“I am the most famous unknown of the century.” — Djuna Barnes

When Barnes called herself a “famous unknown” she may have been being elliptical or ironic. Her writing was not known for its literal through-line. But she was also very well-known for her love affairs with women, and immortalized in print by all the memoirs written by the lesbian community in ex-pat Paris, particularly its main scribe, the glorious Amazon (her real nickname) Natalie Clifford Barney. Barnes knew everyone. Pals with James Joyce, pals with Hemingway, Sylvia Beach, everyone. She was a writer and illustrator, and is most well-known today for Nightwood (1936), a lesbian cult classic, written in a curlicue almost Gothic style but flavored with the ironic Modernist detachment. An eccentric. They all were. She shows up briefly in Woody Allen’s Midnight in Paris (played by Emmanuelle Uzan) – gratifying to any Barnes fan. She dances with Owen Wilson, and he comments afterwards, when he realizes who she was: “That was Djuna Barnes? No wonder she wanted to lead.” Ba-dum-ching.

She wrote Nightwood in 1932, and worked on it for a couple of years, giving public readings, editing, passing the manuscript around for feedback. Nobody wanted to publish. It is a difficult book. Nightwood was finally passed on to T.S. Eliot, who edited – and published – it through Faber and Faber in 1936. (He also said, famously, of Barnes: “Never has so much genius been combined with so little talent.” He wasn’t the only one who felt that way.) Nightwood is practically a roman a clef, with barely-disguised portraits of Barnes, her lovers, the women in that fascinating crowd.

 
 
Barnes and Joyce were good friends. His influence on her work is clear. She pushed the “difficulty” factor and – I know I say this all the time but it bears repeating to the people who don’t even know they’re being snobs when they sniff-sniff at Joyce’s stylings – James Joyce is not difficult once you get into the swing of it. (Okay, the “Oxen of the Sun” chapter in Ulysses is difficult. He’s just showing off there!) But the NARRATIVE is clear to the point of being prosaic. A man takes a walk. A man goes to sleep. I mean, he wasn’t trying to be clever or bury the lede. In any way. He wasn’t writing for an elite. He really wasn’t. He was writing for everyone. He wanted a universal language. Joyce’s prose experimentations did create monsters of imitation, however! William S. Burroughs called Nightwood “one of the great books of the twentieth century”. So take your pick.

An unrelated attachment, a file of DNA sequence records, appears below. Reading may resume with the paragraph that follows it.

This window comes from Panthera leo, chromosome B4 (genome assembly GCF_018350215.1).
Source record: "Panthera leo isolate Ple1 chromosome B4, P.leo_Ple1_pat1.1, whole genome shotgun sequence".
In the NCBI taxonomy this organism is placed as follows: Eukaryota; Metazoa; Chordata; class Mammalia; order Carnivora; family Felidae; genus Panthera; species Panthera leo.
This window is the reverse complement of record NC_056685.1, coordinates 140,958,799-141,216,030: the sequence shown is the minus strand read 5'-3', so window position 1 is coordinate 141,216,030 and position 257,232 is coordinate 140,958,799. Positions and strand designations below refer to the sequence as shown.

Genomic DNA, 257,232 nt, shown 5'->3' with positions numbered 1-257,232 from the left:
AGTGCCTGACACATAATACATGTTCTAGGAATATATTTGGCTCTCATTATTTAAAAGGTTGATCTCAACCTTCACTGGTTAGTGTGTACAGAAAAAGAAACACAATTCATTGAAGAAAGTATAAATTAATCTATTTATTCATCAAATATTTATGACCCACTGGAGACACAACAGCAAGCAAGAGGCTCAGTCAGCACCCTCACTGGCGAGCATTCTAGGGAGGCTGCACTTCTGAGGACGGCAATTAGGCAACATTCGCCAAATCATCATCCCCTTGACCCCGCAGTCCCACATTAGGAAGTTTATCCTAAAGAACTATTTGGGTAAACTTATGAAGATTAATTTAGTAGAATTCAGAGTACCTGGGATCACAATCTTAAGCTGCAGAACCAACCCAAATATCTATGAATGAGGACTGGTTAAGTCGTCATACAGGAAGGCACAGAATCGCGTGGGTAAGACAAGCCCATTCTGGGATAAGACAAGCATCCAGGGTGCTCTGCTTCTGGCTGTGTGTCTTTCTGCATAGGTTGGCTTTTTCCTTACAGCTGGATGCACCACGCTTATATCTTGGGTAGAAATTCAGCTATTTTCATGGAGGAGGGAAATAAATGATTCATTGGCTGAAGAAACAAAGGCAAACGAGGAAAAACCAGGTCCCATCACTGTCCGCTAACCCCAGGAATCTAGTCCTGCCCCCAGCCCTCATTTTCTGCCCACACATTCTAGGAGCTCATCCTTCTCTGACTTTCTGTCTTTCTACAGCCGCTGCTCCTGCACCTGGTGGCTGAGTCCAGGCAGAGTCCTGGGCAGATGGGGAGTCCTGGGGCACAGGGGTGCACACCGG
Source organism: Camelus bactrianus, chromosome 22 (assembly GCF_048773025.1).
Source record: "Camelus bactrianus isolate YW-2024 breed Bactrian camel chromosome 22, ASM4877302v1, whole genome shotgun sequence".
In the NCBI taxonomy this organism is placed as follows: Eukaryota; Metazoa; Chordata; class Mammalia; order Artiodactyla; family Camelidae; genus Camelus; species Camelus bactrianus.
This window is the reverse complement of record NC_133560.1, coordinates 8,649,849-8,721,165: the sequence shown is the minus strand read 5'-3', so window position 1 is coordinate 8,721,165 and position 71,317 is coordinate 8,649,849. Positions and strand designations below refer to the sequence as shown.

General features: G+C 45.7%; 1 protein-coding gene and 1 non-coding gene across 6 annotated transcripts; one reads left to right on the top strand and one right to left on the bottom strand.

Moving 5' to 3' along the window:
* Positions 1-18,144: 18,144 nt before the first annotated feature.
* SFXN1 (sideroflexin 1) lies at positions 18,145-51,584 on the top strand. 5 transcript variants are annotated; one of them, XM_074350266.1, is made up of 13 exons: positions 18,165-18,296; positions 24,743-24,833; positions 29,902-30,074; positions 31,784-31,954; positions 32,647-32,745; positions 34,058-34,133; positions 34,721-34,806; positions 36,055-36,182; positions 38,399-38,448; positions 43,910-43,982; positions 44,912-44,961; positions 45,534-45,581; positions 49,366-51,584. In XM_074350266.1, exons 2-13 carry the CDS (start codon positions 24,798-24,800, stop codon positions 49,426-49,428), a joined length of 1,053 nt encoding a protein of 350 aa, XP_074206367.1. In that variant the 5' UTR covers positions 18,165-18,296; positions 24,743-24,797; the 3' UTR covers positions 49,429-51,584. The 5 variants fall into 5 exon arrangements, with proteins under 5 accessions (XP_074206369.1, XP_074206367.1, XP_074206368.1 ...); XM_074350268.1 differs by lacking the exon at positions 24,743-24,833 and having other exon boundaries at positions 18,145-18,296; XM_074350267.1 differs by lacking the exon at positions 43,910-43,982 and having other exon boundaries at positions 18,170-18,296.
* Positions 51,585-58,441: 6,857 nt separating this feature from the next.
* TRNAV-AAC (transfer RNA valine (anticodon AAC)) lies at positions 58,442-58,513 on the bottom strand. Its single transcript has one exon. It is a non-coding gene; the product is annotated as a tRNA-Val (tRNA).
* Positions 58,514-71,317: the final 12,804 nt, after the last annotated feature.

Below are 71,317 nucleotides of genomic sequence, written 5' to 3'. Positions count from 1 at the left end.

Barnes wrote a profile of James Joyce for Vanity Fair in 1922 (the year Ulysses was published). I cherish it for a lot of reasons, the main one being that in it he spouted off maybe my favorite thing he ever said about his magnum opus. He sits down at the table, ready to talk: Ulysses had come out, and it was immediately controversial (understatement). It was being banned left and right, entire countries – like the United States, like his native country – refused to allow it off the damn boats. Joyce said to Barnes: “The pity is, the public will demand and find a moral in my book – or worse they may take it some more serious way, and on the honour of a gentleman, there is not one single serious line in it.” This comment from him became a guiding principle when I read Ulysses for the first time.


Barnes’s drawing of James Joyce illustrated her 1922 interview with him in Vanity Fair.

Barnes was a talented artist and illustrator. I found this image of an illustration she did for J.M. Synge’s play The Well of the Saints, and it reminds me of Beardsley:

Kate Zambreno (a recent-ish discovery, I adore her) wrote a lot about Djuna Barnes in her book Heroines, about the “mad” wives of Modernist writers. Highly recommend it. Djuna Barnes wanders through the pages. Zambreno writes this about the following photo of Djuna Barnes and Elsa Von Freytag-Loringhoven, known universally as “The Baroness”:

That picture of the Baroness on the beach with Djuna Barnes while they were still young, their elegant pointed shoes, the Baroness is subtly dressed, for her, Djuna always posed like a fashion model, always elegantly turned out, her dark shiny hair in the chignon, the red lipstick, the jaunty hat. These women like silent film stars for me.

Barnes’ life was not easy. She was an alcoholic. She lived in almost obscurity for decades, almost baffled by the young gay women who sought her out to tell her how much Nightwood meant to them. She had no concept of what she had done. Or maybe she did, but she lost interest in it, or couldn’t relate it to the newer generations.

Nightwood is difficult but worth it, an essential portrait of Modernism, and the lesbian-scene in Europe in between two cataclysmic wars.

She was nervous about the future; it made her indelicate. She was one of the most unimportantly wicked women of her time –because she could not let her time alone, and yet could never be a part of it. She wanted to be the reason for everything and so was the cause of nothing. She had the fluency of tongue and action meted out by divine providence to those who cannot think for themselves. She was the master of the over-sweet phrase, the over-tight embrace.
— Djuna Barnes, Nightwood

 
 
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